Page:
White Sand’s Sea Folly

December 9, 2015 Published by

That double tap, swipe right, or the pressing of that green send button only takes a second. The insignificant verbal thought has been transformed into a very real virtual speech bubble linked to your name and company identity. Social media marketing is the way of the future and it is changing how businesses market to businesses and consumers.  Social Media has an expansive reach which is one of its major benefits. However, it’s useful to remember the precedent set in the case of Madden v Seafolly in 2014.

In Madden v Seafolly, a passionate Mrs Madden – owner of the label ‘White Sands’ – took to social media to vent her beliefs that Seafolly had stolen her designs. Mrs Madden claimed that she was merely communicating to her friends on Facebook about her concerns. The Courts took a different approach, linking her comments to her business and enabling Seafolly to bring a claim that her conduct was in ‘trade or commerce’ and could be considered in connection with the ‘supply of goods or services’ and therefore caught by the Trade Practices Act.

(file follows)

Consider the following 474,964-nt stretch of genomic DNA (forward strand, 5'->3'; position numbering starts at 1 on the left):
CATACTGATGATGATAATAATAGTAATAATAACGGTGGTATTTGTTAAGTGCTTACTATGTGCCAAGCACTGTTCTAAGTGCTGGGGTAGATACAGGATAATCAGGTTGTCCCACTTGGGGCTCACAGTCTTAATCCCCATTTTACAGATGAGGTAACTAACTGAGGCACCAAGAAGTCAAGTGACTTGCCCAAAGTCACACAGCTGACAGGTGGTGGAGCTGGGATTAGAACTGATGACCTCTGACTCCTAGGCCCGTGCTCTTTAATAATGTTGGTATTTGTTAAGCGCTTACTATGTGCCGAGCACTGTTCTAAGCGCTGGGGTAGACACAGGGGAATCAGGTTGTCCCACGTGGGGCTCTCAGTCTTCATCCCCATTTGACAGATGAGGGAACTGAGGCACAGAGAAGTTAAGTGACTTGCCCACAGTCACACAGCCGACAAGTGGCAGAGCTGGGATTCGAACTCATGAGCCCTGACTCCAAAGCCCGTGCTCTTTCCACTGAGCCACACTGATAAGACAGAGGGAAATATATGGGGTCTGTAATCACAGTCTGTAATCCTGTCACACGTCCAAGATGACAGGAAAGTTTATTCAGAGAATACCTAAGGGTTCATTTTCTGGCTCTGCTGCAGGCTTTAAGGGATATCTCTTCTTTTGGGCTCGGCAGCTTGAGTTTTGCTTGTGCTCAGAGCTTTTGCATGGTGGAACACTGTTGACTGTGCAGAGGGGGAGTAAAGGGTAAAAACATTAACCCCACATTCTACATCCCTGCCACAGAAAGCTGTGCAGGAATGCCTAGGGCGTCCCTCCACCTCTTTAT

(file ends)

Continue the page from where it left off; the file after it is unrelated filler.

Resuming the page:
This case made it clear that it is important to be careful when quickly clicking and posting on online platforms such as Facebook, Twitter or Instagram, as these are considered public forums and the comments you make could be considered to fall foul of trade practices legislation.

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